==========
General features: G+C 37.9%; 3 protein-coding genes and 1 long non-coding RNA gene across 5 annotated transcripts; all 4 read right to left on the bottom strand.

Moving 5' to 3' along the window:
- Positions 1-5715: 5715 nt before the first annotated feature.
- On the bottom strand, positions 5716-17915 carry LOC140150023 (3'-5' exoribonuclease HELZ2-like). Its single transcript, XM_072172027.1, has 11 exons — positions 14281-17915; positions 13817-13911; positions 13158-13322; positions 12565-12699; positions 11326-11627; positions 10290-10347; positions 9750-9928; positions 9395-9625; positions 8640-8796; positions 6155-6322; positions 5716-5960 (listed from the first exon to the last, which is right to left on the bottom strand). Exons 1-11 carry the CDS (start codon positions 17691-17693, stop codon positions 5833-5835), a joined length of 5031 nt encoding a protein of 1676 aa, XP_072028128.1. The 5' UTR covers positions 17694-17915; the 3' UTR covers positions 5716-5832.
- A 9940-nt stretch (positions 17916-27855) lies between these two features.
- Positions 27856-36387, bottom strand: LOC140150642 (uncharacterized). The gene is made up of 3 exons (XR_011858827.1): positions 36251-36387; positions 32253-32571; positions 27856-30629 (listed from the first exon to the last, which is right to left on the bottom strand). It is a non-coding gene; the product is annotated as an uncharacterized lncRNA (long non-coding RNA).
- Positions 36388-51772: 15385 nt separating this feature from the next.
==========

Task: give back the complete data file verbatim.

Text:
General features: G+C 37.9%; 3 protein-coding genes and 1 long non-coding RNA gene across 5 annotated transcripts; all 4 read right to left on the bottom strand.

Moving 5' to 3' along the window:
- Positions 1-5715: 5715 nt before the first annotated feature.
- On the bottom strand, positions 5716-17915 carry LOC140150023 (3'-5' exoribonuclease HELZ2-like). Its single transcript, XM_072172027.1, has 11 exons — positions 14281-17915; positions 13817-13911; positions 13158-13322; positions 12565-12699; positions 11326-11627; positions 10290-10347; positions 9750-9928; positions 9395-9625; positions 8640-8796; positions 6155-6322; positions 5716-5960 (listed from the first exon to the last, which is right to left on the bottom strand). Exons 1-11 carry the CDS (start codon positions 17691-17693, stop codon positions 5833-5835), a joined length of 5031 nt encoding a protein of 1676 aa, XP_072028128.1. The 5' UTR covers positions 17694-17915; the 3' UTR covers positions 5716-5832.
- A 9940-nt stretch (positions 17916-27855) lies between these two features.
- Positions 27856-36387, bottom strand: LOC140150642 (uncharacterized). The gene is made up of 3 exons (XR_011858827.1): positions 36251-36387; positions 32253-32571; positions 27856-30629 (listed from the first exon to the last, which is right to left on the bottom strand). It is a non-coding gene; the product is annotated as an uncharacterized lncRNA (long non-coding RNA).
- Positions 36388-51772: 15385 nt separating this feature from the next.